“What can UK Government learn from its international peers?”GFP Conference 19 November 2009 Andy Potter Gillian Russell
Agenda • Background to Deloitte Global Study – Mastering Finance in Government • Overall Global Findings • A UK Perspective • Breakout session 1 and feedback • Investing in Outcomes – Case Study • Breakout Session 2 and feedback • Q&A
Why we did the study… Rising healthcare costs Balancing the needs of the ageing and young Financing long-term capital needs Rising Citizen Expectations
Background of global finance transformation survey • Deloitte Research conducted a global survey to understand the maturity of the finance function in governments across the world. • The survey results were supplemented with secondary research and case studies. • Few responses received from the UK. More than 200 responses from across the world 31 68 54 13 2 3 2 2 8 4 14 Source: Deloitte Research Global Study on Finance Transformation
Key findings of the survey • Significant gaps exist between current finance capabilities and government needs. • Lack of up-to-date information for decision making • Inadequate information on costs • Relationship between investments and outcomes is unclear • Most finance organisations do better in the tactical roles (Steward and Operator) than at the strategic roles (Strategist and Catalyst) - the roles that are the most critical to addressing many of government’s biggest fiscal and operational challenges. • The greatest need in government finance today is for a finance function that can offer timely information to influence key operational and strategic decisions – to drive efficiency and cost savings. Leading Edge Strategist Catalyst Threshold Performance Performance Execution Finance Function CFO CFO Focus Focus Triangle Triangle Control Efficiency Operator Steward
The UK Perspective (results from 7 UK Public Bodies) UK scored well UK scored less well Somewhat Disagree Somewhat Agree Strongly Agree Disagree Neutral Finance Master UnitedKingdom Global Average
Breakout Session 1 Discuss in table groups: • Finance is still not viewed as a catalyst for change in the organisation –is this true, and if so, what needs to change to make this happen? • How should we leverage existing management information to identify areas for cost savings and what can we do to improve our management information
Decision-making not consistently evidence-based Investments based on strategic decision-making and evaluation Strategic options evaluated once , annually Strategic evaluations and investment proposal development continuous throughout the year In-year pressures handled on a case-by-base basis In-year pressures handled within the ongoing strategic decision-making process and framework Costs managed so that funding envelope is not exceeded Value managed recognizing that cost is a constraint Case Study: The Ontario Ministry of Health and Long-Term Care is embarking upon a major transformation The Ministry of Health and Long-Term Care (MOHLTC) is Canada’s largest health care organization, with an annual budget in excess of $40B to serve 12 million residents. In order to mitigate the projected rate of increase in health expenditures in Ontario, improvements are required in the way that resource allocation decisions are made. • MOHLTC has concluded that the relationship been investments and outcomes must be better understood when strategic and operational resource allocations are being made. Tomorrow… Today… Portfolio Management Vision Portfolio Management will support the Ministry's new role as steward of the health system by aligning strategy and target setting, investment decision-making and performance measurement around a common view of value. Source: Ministry of Health and Long-Term Care, 2006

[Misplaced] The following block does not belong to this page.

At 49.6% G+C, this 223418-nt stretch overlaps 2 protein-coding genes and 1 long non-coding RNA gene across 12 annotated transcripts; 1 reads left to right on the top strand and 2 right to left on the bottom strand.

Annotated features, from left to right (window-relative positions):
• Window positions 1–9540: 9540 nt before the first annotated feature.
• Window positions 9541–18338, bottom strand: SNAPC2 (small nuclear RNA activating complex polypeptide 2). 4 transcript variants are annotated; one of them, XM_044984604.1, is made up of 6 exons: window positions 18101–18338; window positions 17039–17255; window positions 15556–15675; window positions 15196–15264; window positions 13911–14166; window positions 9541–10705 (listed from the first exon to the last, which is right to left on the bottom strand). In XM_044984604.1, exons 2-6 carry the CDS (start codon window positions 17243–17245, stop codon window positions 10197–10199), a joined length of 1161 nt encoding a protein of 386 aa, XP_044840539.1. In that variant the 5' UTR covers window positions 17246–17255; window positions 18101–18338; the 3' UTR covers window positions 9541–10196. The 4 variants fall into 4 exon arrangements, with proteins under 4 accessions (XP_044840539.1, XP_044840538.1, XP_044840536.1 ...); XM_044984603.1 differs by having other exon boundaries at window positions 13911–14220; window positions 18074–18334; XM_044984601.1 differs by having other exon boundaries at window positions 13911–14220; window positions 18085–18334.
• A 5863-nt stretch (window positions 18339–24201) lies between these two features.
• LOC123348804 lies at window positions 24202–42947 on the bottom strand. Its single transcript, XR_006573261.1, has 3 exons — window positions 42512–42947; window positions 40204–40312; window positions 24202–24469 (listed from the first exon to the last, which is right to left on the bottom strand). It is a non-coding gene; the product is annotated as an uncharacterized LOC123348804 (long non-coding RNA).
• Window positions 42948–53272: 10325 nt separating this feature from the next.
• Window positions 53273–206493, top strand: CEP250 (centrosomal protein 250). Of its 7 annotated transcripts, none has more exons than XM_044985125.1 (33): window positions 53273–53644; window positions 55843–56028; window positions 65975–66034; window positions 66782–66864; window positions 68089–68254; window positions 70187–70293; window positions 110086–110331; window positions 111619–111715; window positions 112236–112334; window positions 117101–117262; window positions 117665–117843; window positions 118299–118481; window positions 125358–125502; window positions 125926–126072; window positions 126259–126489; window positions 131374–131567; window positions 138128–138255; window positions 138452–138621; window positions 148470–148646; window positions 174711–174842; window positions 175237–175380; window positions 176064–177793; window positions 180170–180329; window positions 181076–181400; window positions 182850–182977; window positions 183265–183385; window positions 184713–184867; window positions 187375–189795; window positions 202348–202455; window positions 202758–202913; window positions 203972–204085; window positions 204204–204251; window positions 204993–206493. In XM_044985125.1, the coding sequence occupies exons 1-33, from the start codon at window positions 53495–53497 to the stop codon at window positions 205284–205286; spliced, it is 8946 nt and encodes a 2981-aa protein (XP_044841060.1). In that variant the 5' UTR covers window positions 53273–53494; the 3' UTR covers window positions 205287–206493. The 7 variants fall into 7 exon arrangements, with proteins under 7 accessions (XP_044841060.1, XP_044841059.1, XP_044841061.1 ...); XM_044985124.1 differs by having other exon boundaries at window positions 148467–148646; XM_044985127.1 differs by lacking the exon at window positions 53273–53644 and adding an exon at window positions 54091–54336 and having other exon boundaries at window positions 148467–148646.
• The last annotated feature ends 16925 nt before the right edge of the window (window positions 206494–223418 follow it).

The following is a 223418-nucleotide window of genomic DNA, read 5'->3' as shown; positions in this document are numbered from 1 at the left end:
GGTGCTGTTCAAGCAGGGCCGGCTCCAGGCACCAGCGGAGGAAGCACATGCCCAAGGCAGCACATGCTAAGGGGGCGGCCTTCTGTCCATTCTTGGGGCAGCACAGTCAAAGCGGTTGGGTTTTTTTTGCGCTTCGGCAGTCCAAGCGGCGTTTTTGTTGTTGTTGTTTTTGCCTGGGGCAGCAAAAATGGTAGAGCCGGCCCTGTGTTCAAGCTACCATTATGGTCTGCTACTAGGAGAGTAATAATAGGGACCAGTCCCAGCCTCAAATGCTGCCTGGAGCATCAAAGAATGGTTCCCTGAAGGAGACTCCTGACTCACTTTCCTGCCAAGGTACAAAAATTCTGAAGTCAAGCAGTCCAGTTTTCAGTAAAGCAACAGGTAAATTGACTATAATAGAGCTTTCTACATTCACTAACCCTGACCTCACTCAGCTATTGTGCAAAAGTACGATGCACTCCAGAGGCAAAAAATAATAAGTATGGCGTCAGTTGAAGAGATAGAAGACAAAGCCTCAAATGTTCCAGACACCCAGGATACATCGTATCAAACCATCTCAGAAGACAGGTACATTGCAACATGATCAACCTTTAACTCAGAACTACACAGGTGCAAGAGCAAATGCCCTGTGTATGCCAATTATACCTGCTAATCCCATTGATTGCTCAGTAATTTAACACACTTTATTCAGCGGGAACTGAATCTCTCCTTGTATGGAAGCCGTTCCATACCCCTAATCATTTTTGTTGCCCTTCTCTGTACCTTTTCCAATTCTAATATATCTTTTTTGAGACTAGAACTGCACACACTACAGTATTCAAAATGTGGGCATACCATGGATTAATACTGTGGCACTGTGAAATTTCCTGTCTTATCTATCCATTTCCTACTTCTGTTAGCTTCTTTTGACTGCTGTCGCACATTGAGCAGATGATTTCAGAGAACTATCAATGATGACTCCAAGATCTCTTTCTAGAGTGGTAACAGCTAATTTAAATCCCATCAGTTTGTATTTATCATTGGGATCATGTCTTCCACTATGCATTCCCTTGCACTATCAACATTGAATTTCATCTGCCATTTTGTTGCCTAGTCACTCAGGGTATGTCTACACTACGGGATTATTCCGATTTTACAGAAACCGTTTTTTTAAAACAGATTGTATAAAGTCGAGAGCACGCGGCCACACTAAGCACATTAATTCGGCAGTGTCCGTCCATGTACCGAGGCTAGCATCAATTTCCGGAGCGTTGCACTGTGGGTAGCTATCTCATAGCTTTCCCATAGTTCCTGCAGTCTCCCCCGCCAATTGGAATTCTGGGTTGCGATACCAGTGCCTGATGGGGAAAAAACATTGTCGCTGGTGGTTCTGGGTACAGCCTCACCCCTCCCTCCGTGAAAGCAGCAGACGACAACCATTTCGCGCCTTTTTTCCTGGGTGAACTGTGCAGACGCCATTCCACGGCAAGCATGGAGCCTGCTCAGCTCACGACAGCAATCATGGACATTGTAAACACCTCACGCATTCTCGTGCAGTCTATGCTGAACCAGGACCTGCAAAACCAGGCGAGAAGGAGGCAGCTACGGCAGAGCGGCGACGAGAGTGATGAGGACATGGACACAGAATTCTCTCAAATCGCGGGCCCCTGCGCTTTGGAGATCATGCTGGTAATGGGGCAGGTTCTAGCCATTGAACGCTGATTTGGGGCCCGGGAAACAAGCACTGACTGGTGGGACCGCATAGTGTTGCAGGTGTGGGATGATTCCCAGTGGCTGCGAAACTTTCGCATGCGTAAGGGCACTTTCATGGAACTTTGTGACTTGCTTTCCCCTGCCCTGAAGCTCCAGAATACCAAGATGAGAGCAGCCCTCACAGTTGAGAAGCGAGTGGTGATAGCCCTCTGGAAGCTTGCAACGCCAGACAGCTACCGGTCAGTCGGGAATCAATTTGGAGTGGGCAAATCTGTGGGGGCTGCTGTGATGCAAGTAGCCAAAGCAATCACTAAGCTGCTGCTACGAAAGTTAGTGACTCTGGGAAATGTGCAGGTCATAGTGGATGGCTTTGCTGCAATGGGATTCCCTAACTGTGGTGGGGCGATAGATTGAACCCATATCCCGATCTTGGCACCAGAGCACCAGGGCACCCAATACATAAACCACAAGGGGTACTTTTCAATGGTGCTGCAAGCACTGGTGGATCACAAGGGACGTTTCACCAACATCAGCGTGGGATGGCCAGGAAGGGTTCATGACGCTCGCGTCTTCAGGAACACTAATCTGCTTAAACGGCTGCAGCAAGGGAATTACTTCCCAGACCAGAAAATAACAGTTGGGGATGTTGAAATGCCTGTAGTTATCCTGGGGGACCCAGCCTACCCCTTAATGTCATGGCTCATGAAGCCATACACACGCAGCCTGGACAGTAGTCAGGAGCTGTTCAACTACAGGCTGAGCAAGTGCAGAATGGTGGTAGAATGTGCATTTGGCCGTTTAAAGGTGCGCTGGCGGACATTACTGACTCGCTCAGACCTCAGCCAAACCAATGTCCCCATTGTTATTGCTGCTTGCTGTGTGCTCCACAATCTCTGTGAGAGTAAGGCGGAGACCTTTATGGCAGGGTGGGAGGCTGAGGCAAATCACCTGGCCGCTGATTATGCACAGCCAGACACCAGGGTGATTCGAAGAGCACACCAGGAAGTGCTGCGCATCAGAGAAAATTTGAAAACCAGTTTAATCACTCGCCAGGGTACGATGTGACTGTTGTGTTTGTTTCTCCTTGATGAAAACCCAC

From a financial perspective, Portfolio Management is at the heart of the transformation Portfolio Management is a process to identify, evaluate and prioritise investments in order to maximise value and ensure the sustainability of the health system Strategic Plan + other influencers Strategy Development • Portfolio management provides the means to ensure the linkage between the strategies of the individual portfolios and the performance scorecards (outcomes) of the portfolios • Investment portfolios are typically structured to create accountability for achievement of defined outcomes and control over the resources required to do so OperatingFunding Strategy Maps StrategicInvestment Budgeting PortfolioManagement PerformanceMeasurement and Target Setting + other Health System Funding Scorecards influencers AccountabilityAgreements Accountability and Performance Management Source: Ministry of Health and Long-Term Care, 2006 Results
Customised evaluation approaches will be required for different investment types STRATEGIC INVESTMENTS OPERATIONAL INVESTMENTS System CapacityBuilding Innovation Health System Value Existing OperationsMaintenance ProductivityImprovement
VALUE and RISK criteria are being developed to help prioritise and align investments with strategic objectives Value category Risk criteria Internal and external stakeholder alignment Impact on outcomes Feasibility Sustainability of outcomes Skills and capabilities Timeline to outcome Implementation timeline Critical foundational Legal/contractual element obligation
Breakout Session 2 Discuss in table groups: • How do you prioritise investment decisions today and how transparent and consistent is the process? 2. What challenges do you see in adopting portfolio management techniques to assist with resource allocation in your organisation?
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